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Primeira evidência empírica de androgênese ocorrendo naturalmente em vertebrados!

First empirical evidence of naturally occurring androgenesis in vertebrates

Miguel Morgado-Santos, Sara Carona, Luís Vicente, Maria João Collares-Pereira

Published 24 May 2017.DOI: 10.1098/rsos.170200


Androgenesis among vertebrates is considered a rare phenomenon, with some cases reported so far, but linked to experiments involving gamete manipulation (artificial androgenesis). Herein, we report the first empirical evidence of the natural occurrence of spontaneous androgenesis in a vertebrate, the Squalius alburnoides allopolyploid complex. A genetically screened random sample of a natural population was allowed to reproduce in an isolated pond without any human interference, and the viable offspring obtained was later analysed for paternity. Both nuclear and mitochondrial markers showed that the only allodiploid fish found among all the allotriploid offspring was androgenetically produced by an allodiploid male. This specimen had no female nuclear genomic input, and the sequence of the mitochondrial fragment examined differed from that of the male progenitor, matching one of the parental females available in the pond, probably the mother. The possible role of androgenesis in the reproductive dynamics of this highly successful vertebrate complex is discussed.

Authors' contributions

Conception and design: M.M.-S., L.V. and M.J.C.-P. Acquisition of data: M.M.-S. and S.C. Analysis and interpretation of data: M.M.-S., S.C. and M.J.C.-P. Drafting the article: M.M.-S. Revising the article critically: S.C. and M.J.C.-P. Final approval of the version to be published: M.M.-S., S.C., L.V. and M.J.C.-P.

Competing interests

We have no competing interests.


This work was supported by Portuguese National Funds, through Fundação para a Ciência e a Tecnologia (FCT) (project nos UID/BIA/00329/2013, PEstOE/BIA/UI0329/2014; grant no. SFRH/BD/65154/2009).


We thank I. Cowx for language revision and comments to an earlier version, M. A. Aboim for help with microsatellite genotyping, and the anonymous reviewers for their insightful recommendations. We also thank the ICNF for authorizing fish sampling and use in experimental trials.


Electronic supplementary material is available online at https://dx.doi.org/10.6084/m9.figshare.c.3780131.

Received March 3, 2017.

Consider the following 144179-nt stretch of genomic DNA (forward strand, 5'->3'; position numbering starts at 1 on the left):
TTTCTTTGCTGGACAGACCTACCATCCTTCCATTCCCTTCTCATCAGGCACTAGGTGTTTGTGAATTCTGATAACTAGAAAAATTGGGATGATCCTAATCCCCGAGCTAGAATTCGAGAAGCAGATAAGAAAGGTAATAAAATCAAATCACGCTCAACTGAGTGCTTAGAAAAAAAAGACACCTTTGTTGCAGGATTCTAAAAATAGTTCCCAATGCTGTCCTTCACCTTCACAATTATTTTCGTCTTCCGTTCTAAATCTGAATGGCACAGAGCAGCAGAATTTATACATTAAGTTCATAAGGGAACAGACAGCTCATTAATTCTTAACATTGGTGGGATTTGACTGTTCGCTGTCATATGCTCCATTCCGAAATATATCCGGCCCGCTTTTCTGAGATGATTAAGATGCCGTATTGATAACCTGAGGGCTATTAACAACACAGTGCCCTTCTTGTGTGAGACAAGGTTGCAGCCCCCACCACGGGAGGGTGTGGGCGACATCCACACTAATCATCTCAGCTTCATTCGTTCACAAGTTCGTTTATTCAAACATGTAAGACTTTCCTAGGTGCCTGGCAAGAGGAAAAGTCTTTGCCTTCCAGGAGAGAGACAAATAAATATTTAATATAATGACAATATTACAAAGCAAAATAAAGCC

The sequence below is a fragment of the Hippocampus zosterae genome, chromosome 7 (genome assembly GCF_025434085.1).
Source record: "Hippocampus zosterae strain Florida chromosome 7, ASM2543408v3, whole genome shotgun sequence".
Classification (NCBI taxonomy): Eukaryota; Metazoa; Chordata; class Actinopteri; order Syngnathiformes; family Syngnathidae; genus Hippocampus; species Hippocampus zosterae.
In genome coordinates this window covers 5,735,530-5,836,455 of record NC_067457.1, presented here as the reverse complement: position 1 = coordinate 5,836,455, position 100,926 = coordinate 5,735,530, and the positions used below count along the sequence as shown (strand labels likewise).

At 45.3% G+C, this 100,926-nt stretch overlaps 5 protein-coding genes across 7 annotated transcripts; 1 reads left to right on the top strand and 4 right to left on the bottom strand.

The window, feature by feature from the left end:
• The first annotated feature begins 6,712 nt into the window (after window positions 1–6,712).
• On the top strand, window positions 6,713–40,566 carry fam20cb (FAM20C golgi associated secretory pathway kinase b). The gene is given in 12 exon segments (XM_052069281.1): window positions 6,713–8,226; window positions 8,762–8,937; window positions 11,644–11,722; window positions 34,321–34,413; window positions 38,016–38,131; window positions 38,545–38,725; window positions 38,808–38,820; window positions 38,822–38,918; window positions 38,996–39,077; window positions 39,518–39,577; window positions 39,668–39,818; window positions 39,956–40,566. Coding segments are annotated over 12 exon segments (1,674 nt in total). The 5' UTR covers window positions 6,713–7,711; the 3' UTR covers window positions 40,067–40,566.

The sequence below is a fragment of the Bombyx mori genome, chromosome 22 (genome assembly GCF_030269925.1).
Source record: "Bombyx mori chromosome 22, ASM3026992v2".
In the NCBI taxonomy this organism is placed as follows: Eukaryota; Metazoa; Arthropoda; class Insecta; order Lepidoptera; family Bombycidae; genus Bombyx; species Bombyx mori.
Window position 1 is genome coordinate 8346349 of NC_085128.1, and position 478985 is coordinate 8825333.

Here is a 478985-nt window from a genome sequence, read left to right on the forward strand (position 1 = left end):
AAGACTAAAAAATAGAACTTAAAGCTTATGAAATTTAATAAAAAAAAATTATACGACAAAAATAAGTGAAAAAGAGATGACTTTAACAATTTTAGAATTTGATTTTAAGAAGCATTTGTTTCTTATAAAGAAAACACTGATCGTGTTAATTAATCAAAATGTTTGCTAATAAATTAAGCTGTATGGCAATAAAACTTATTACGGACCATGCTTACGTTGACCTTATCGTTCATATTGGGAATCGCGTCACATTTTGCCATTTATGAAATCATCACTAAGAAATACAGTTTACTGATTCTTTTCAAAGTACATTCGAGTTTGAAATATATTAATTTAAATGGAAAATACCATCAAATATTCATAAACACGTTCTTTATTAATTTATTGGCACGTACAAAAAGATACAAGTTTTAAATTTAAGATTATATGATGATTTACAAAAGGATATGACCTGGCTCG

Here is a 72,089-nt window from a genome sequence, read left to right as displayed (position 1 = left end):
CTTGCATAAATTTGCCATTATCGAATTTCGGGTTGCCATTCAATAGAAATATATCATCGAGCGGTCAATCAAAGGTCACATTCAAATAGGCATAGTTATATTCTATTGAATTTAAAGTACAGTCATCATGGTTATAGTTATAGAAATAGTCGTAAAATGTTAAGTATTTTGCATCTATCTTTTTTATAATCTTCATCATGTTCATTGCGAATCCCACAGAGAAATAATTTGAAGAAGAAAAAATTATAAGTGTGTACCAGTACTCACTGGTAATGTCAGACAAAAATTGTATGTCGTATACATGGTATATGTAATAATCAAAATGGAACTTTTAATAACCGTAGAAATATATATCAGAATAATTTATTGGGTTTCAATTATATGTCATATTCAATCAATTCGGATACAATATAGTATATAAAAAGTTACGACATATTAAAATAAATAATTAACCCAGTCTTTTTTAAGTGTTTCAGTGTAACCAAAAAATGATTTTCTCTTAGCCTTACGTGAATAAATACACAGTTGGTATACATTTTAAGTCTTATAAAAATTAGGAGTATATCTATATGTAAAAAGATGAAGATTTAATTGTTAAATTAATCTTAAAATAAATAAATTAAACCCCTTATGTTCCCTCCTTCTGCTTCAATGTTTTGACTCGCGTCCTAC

Accepted April 27, 2017.

© 2017 The Authors.

Published by the Royal Society under the terms of the Creative Commons Attribution License http://creativecommons.org/licenses/by/4.0/, which permits unrestricted use, provided the original author and source are credited.

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O cronograma da evolução

sexta-feira, maio 26, 2017

The timetable of evolution

Andrew H. Knoll1,* and Martin A. Nowak2

1Department of Organismic and Evolutionary Biology, Harvard University, Cambridge, MA 02138, USA.

2Program for Evolutionary Dynamics, Department of Organismic and Evolutionary Biology, Department of Mathematics, Harvard University, Cambridge, MA 02138, USA.

↵*Corresponding author. Email: aknoll@oeb.harvard.edu

+ See all authors and affiliations

Science Advances 17 May 2017:

Vol. 3, no. 5, e1603076


The integration of fossils, phylogeny, and geochronology has resulted in an increasingly well-resolved timetable of evolution. Life appears to have taken root before the earliest known minimally metamorphosed sedimentary rocks were deposited, but for a billion years or more, evolution played out beneath an essentially anoxic atmosphere. Oxygen concentrations in the atmosphere and surface oceans first rose in the Great Oxygenation Event (GOE) 2.4 billion years ago, and a second increase beginning in the later Neoproterozoic Era [Neoproterozoic Oxygenation Event (NOE)] established the redox profile of modern oceans. The GOE facilitated the emergence of eukaryotes, whereas the NOE is associated with large and complex multicellular organisms. Thus, the GOE and NOE are fundamental pacemakers for evolution. On the time scale of Earth’s entire 4 billion–year history, the evolutionary dynamics of the planet’s biosphere appears to be fast, and the pace of evolution is largely determined by physical changes of the planet. However, in Phanerozoic ecosystems, interactions between new functions enabled by the accumulation of characters in a complex regulatory environment and changing biological components of effective environments appear to have an important influence on the timing of evolutionary innovations. On the much shorter time scale of transient environmental perturbations, such as those associated with mass extinctions, rates of genetic accommodation may have been limiting for life.

Keywords evolution Earth history geochronology evolutionary theory

Copyright © 2017, The Authors

This is an open-access article distributed under the terms of the Creative Commons Attribution-NonCommercial license, which permits use, distribution, and reproduction in any medium, so long as the resultant use is not for commercial advantage and provided the original work is properly cited.

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A biomecânica por trás da osteofagia extrema em Tyrannosaurus rex: 8.500-34.500 Newtons

The Biomechanics Behind Extreme Osteophagy in Tyrannosaurus rex

Paul M. Gignac & Gregory M. Erickson

Scientific Reports 7, Article number: 2012 (2017)

Download Citation

Biomechanics Palaeontology

Received: 25 November 2016 Accepted: 07 April 2017

Published online: 17 May 2017